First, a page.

[84] Freedommessenger67, Instagram post, May 19, 2018,

Khuzestan’s Emergence as Crucial Flashpoint for Protests

Ahvazi Arabs Protest Ethnic Discrimination. Iranian Arabs, an oft-targeted ethnic minority in Iran, took to the streets of Ahvaz, Khuzestan Province, on March 28 after state media, Islamic Republic of Iran Broadcasting (IRIB), broadcasted a controversial segment from a children’s TV show on March 22.[85] The segment included a map of Iran’s various ethnic minorities but failed to include Iranian Arabs wearing traditional Arab garb.

Protesters assembled in front of IRIB’s office and demanded an official apology from state TV. As the protests continued, protesters soon began to voice other grievances. Human Rights Activists News Agency reported that protesters complained of water issues, unemployment, and inadequate Arabic-language education and demanded the establishment of independent Arabic-language media outlets.[86] The Ahvazi Arab protests continued for weeks.

Anti-Arab Protests. Khuzestan also experienced anti-Arab protests in late September 2018. Iranians in southwestern Iran were protesting Iraqi tourists in Iran. Many Iranians accused Iraqis of pilfering local markets and using desirable exchange rates to purchase Iranian goods and products, oftentimes leaving nothing for local Iranians.[87] The emergence of anti-Arab protests in Abadan and Khorramshahr in late September may result in additional protests among Iranian Arabs in Khuzestan Province.[88]

Western observers often overlook social and ethnic grievances when examining Iran’s protest movements. Ethnic issues undoubtedly comprise a smaller share of the space. Iranian ethnic minorities in southwestern, northwestern, and southeastern Iran have for decades been targets of regime discrimination. The regime considers such secessionist movements, often led by anti-regime militant groups such as the Kurdistan Free Life Party (PJAK) and al Ahvaziyeh, a major threat to internal security.

The continuation of ethnically motivated protests among Arabs, Kurds, and Sunni Baloch, compounded by the notoriously poor economic conditions in many minority-dominated provinces, will make anti-regime and separatist groups more attractive and could provide the groups with members it would otherwise fail to recruit. Violence along Iranian borders with Pakistan and Iraq has increased significantly since May 2017.[89] The regime must address both endemic economic and social issues to abate this emergent and ever-increasing threat.

Khuzestan Province remains an especially alarming flashpoint (from the regime’s standpoint) for violent anti-regime protests. The contrast between the vast economic resources in Khuzestan and the high unemployment, poverty, drought, dust storms, and other poor living conditions make it fertile ground for demonstrations. Additionally, and most alarmingly for regime security officials, anti-regime separatist groups operate in the province, such as al Ahvaziyeh and the Islamic State of Iraq and al Sham (ISIS).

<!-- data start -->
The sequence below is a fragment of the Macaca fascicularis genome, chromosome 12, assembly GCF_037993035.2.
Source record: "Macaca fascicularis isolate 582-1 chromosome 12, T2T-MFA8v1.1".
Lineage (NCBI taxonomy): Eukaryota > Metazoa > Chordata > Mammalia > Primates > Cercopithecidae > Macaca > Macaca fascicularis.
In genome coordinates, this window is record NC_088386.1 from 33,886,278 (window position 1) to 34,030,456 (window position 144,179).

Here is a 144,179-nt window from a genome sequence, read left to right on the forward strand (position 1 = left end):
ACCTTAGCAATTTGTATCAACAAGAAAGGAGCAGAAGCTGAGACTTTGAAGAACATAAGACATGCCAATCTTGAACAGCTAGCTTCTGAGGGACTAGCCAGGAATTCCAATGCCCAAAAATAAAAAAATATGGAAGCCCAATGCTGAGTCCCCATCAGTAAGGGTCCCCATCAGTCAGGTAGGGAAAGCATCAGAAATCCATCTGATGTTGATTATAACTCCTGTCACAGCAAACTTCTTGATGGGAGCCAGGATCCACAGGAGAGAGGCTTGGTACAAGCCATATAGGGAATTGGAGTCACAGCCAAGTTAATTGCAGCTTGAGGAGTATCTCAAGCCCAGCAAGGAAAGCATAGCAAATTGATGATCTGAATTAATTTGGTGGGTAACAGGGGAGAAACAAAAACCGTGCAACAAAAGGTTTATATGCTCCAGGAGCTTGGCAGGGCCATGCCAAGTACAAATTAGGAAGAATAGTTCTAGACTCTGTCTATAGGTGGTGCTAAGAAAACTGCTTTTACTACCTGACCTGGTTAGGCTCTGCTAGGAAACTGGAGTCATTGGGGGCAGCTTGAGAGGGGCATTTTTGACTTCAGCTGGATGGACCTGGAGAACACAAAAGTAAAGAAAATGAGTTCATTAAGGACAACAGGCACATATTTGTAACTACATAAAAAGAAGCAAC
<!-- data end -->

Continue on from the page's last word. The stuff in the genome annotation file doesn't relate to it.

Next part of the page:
Insurgents can capitalize on the social, economic, and cultural marginalization among Iranian Arabs to recruit and attack the regime. The anti-Arab protests in Abadan and Khorramshahr in early September, along with the complementary anti-Iranian protests in Basra, Iraq, also serve as points of exploitation for radical insurgents and ISIS.[90] The recent ISIS attack in Ahvaz on an armed forces parade on September 22 supports this notion.[91] ISIS likely leveraged the porous southern border between Iran and Iraq to smuggle arms and personnel for the attack, since Khuzestan is a main smuggling point for much of Iran’s illicit drug and firearms trade.

Khuzestan remains a trigger point in Iran’s protest scene and is a dangerous nexus for the regime. Khuzestan could become a front line in any nationwide armed conflict between future protesters and regime security forces.

Download the report here.


[85] Shabtabnews, Instagram post,
[86] Human Rights Activists News Agency, “Tadaavom eteraaz-e khiyaabaani sharvandaan-e Arab dar Ahvaz pas az yek hafteh / Asaamee-e baazdaasht shodegaan” [The continuation of street protests by Arab citizens in Ahvaz after one week / The names of the arrested], April 5, 2018,
[87] Asr-e Iran, “Vooroud-e Aazaad-e Iraqi haa beh Khorramshahr va Abadan / Taseeraat mosbat va manfi” [The free entry of Iraqis into Khorramshahr and Abadan / The positive and negative effects], July 22, 2018,
[88] Manotoofficial, Instagram post, September 7, 2018,
[89] Critical Threats Project at the American Enterprise Institute, “Threat Update,” July 24, 2018,
[90] Tamer El-Ghobashy and Mustafa Salim, “Chanting ‘Iran Out!’ Iraqi Protesters Torch Iranian Consulate in Basra,” Washington Post, September 7, 2018,; and Critical Threats Project at the American Enterprise Institute, “Iran File: ISIS and IRGC Cycle of Violence Likely to Escalate,” October 3, 2018,
[91] Critical Threats Project at the American Enterprise Institute, “Iran News Round Up,” September 24, 2018,